In Israel, there is no national surveillance system monitoring the population’s dental health status and needs in a timely manner, and only few published studies have focused on factors affecting dental care. In light of the ongoing dental health reform, we used two nationwide surveys, conducted 4 years apart, to evaluate households’ dental OOPE and its determinants, in order to gain in-depth understanding of the consequences of the dental health reform. This study provides essential updated information, may help to identify subpopulations for which OOPE on dental care are of high economic burden and assist oral and dental health policy makers to decrease inequalities related to dental health.
Data and sampling
We analyzed data collected in the 2014 and 2018 Household Expenditure Surveys conducted by the Israel Central Bureau of Statistics (ICBS). These were part of a series of ongoing surveys, examining Israeli households’ incomes and expenditures. The surveys’ methods have been previously described [27, 28]. In brief, the sample in both surveys was drawn in a two-phase process: first, a sample of localities was selected; then, households were sampled from the chosen localities. The sample population in 2018 was extended to include the Bedouin population in permanent localities. The surveys included a total of 8465 households in 2014 and 8792 households in 2018, representing over 2 million households in the general population. The response rates were 71 and 74% in 2014 and 2018, respectively.
A questionnaire administered by a trained interviewer included detailed questions on the household’s structure, demographic, geographic and socioeconomic characteristics of the household and its members, incomes and expenditures. Gender, marital status and ethnicity were determined according to the primary earner. Education level was chosen as the higher between the primary earner and his/her spouse, and socioeconomic status (SES) was defined according to the household’s locality. Income deciles were based on net income per standard person, including cash income (i.e. from work, property, pensions, interest or dividends and allowances), as well as non-cash income (i.e. from housing and cars owned by the household), after deducting compulsory payments (income tax, national insurance and health insurance tax). Periphery was determined by an index of the distance between household locality and the country center, constructed by the ICBS . Peripheriality levels, ranging from 1 (very peripheral) to 5 (very central), were categorized into a binary variable where 1 indicated peripheral and 0 indicated non-peripheral.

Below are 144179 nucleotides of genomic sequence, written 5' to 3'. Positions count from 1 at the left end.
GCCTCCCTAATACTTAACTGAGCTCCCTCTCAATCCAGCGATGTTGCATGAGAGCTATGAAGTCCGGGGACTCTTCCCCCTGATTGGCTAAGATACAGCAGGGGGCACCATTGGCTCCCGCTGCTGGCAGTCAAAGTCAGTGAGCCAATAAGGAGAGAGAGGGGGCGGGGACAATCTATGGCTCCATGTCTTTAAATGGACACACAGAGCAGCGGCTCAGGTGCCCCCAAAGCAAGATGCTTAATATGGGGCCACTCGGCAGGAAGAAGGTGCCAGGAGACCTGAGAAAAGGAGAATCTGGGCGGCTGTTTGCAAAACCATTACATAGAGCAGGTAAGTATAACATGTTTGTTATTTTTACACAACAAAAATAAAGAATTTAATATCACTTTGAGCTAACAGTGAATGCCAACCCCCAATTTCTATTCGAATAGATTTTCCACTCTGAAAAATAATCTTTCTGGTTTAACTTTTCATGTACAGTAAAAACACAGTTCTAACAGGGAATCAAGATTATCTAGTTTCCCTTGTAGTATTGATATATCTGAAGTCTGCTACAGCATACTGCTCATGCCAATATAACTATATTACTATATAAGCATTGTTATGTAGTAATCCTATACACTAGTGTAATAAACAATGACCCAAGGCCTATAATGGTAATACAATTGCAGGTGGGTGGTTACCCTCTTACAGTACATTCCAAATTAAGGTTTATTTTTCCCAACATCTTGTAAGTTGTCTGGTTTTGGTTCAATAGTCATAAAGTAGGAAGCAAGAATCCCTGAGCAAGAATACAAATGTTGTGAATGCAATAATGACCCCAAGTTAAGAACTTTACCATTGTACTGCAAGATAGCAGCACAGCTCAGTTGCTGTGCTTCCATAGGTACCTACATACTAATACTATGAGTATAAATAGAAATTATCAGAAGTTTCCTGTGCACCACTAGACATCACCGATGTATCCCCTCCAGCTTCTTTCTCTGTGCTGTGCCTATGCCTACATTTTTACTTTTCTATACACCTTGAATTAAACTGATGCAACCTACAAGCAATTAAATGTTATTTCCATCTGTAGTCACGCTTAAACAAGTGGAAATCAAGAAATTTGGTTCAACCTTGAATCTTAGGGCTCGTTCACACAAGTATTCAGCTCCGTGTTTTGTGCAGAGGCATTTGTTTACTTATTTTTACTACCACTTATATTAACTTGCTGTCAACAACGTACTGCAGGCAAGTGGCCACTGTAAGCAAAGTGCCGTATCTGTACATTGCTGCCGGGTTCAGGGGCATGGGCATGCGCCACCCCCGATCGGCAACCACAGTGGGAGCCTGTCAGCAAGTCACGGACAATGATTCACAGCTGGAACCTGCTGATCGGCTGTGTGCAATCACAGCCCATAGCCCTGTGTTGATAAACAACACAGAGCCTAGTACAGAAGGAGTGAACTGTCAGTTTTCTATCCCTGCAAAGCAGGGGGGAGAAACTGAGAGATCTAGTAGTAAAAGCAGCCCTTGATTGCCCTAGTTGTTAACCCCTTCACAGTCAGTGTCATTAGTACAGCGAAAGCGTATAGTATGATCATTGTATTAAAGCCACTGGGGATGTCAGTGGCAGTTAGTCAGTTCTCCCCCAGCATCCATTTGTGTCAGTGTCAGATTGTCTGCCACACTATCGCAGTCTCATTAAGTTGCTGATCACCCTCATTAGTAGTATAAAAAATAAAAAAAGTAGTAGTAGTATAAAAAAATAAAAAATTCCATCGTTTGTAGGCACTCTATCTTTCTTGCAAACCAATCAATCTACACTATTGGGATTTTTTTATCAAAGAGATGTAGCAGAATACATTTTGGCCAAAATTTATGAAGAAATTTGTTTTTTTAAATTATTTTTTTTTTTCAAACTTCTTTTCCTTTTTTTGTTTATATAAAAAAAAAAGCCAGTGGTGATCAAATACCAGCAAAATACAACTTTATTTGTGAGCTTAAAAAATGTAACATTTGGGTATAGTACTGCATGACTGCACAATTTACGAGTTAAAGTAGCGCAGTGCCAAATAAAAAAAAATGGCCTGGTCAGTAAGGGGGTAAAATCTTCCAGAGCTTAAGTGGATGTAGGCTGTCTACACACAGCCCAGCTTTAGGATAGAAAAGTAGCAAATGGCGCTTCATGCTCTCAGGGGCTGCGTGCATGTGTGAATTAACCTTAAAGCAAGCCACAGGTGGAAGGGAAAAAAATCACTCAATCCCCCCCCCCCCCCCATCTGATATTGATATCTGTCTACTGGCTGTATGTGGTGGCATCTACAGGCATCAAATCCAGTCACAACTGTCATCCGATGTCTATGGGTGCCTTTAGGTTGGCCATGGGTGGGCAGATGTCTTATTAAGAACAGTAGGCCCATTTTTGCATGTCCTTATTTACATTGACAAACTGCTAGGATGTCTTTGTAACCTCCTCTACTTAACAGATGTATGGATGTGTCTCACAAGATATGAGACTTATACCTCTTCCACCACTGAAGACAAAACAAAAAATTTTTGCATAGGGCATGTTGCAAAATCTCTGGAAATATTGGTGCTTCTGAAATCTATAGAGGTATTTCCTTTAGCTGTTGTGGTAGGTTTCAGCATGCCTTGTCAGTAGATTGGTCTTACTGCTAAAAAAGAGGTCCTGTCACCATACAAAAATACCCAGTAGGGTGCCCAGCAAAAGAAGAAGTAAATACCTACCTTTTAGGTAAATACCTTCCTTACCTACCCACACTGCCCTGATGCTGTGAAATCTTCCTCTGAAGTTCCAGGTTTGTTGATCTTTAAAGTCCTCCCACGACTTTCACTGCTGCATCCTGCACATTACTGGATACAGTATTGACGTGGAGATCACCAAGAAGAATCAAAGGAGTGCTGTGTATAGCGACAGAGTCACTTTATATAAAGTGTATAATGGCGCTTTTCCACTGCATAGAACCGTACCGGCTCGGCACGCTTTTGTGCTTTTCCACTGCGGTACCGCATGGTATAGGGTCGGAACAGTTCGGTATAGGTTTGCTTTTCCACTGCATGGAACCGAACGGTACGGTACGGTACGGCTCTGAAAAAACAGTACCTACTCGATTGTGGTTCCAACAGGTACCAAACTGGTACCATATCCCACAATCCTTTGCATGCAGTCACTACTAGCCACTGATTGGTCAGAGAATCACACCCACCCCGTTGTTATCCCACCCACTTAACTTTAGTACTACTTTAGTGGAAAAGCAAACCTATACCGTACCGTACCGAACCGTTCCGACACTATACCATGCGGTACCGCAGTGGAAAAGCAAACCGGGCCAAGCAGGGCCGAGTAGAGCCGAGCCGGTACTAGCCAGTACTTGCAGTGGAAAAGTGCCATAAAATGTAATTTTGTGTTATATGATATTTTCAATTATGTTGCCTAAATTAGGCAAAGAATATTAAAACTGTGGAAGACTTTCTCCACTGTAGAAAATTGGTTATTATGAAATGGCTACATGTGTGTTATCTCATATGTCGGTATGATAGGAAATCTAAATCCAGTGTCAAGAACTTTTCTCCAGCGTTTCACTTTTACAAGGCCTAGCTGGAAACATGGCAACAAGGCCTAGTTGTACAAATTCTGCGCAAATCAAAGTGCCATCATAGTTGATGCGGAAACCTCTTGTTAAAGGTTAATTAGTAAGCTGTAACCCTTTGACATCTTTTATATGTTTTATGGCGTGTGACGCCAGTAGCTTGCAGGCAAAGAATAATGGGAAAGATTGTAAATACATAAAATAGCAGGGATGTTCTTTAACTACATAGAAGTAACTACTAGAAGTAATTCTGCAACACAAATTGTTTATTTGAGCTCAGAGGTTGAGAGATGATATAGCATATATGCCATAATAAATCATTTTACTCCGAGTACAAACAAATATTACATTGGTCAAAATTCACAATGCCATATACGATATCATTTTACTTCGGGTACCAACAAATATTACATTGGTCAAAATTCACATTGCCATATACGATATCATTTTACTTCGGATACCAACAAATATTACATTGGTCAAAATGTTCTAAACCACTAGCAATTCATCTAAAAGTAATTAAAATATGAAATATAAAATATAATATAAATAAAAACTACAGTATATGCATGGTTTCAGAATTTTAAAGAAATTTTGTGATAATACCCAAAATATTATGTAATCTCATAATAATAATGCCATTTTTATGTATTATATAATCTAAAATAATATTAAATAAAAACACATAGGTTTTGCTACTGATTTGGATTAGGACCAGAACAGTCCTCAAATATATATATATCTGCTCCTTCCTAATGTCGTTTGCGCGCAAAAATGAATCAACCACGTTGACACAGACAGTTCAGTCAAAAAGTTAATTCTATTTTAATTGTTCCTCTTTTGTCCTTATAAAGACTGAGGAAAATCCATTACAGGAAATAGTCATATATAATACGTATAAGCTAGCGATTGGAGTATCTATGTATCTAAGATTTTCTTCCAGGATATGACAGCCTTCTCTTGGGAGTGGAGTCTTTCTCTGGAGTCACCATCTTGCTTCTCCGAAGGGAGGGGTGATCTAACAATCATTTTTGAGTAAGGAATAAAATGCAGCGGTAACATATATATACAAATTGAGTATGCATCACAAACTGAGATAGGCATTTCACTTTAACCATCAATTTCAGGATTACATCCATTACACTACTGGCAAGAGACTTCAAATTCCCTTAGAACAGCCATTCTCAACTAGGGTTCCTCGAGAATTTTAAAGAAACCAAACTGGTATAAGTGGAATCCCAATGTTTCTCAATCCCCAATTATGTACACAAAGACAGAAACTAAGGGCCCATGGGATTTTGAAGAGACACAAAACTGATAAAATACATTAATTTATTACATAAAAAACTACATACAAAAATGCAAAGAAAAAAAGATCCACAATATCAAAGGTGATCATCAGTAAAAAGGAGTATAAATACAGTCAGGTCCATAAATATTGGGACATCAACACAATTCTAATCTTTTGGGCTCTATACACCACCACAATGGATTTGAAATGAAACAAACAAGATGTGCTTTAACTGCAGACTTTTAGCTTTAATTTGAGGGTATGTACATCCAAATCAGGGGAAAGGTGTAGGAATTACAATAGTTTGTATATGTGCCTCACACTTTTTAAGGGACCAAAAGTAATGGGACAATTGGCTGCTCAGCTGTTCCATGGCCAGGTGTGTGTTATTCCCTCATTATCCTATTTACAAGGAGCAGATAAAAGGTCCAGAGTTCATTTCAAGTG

In addition, each household filled a bi-weekly diary including daily expenditures for each household member and an additional questionnaire, relating to the past 3 or 12 months, which examined large or infrequent expenditures.
Determining dental OOPE
Household members were asked to report any OOPE and reimbursements during the past 3 months, for four categories of dental care services: (1) preventive, restorative and prosthetic treatments (e.g. cleaning, fillings, root canal treatment, dental extraction, crowns and prostheses) (2); orthodontics (3); oral surgery (including dental implants); and (4) imaging in a dental imaging center. The OOPE of all household members were summed up, the amount of money reimbursed was subtracted from the total costs, and an average monthly expenditure was calculated for each of the categories and for overall dental OOPE. Data on dental OOPE was available for 8232 (98%) of the households in 2014 and for all households in 2018. All expenditures in New Israeli Shekels (NIS) were converted into US dollars as of 2014 (exchange rate 3.9 NIS = 1 USD) .
Ownership of supplementary health insurance
Commercial insurance companies may offer reimbursement of dental expenses as part of an extensive health policy or a designated dental health insurance. The health plans’ supplementary health insurance programs also offer a wide range of discounts and benefits on dental services not included in the public health basket. These supplementary insurance programs are voluntary, and the health plans are obligated to insure all applicants [17, 18]. In 2014, dentistry constituted one of the leading health services reimbursed by the health plans’ supplementary health insurance. The overall net expenditure of the health plans for dentistry in that year was about $112 million, 13% of their overall net expenditures . The extent of the coverage and the copayment fee vary between different policies and providers.
The majority of Israeli households purchase supplementary health insurance from their health plan (81.5%, with large differences between Arab and Jewish households ), which may explain the small proportion of households purchasing private dental insurance in our survey (8.6%). Moreover, in univariate analysis, ownership of private dental insurance was not significantly associated with the likelihood of any dental expense (p = 0.2) or with the amount of OOPE (p = 0.5).
Therefore, in the context of dental OOPE, we examined ownership of any kind of supplementary insurance, i.e. supplementary insurance offered by health plans or by commercial companies.
For the purpose of this analysis, ownership of supplementary health insurance was defined as a monthly expenditure of at least $3 on this item.
We tested univariate associations between demographic, geographic and socioeconomic characteristics, and any OOPE for dental care during each survey period, and further studied these associations with the amount of OOPE in households that reported any expenditure on dental care.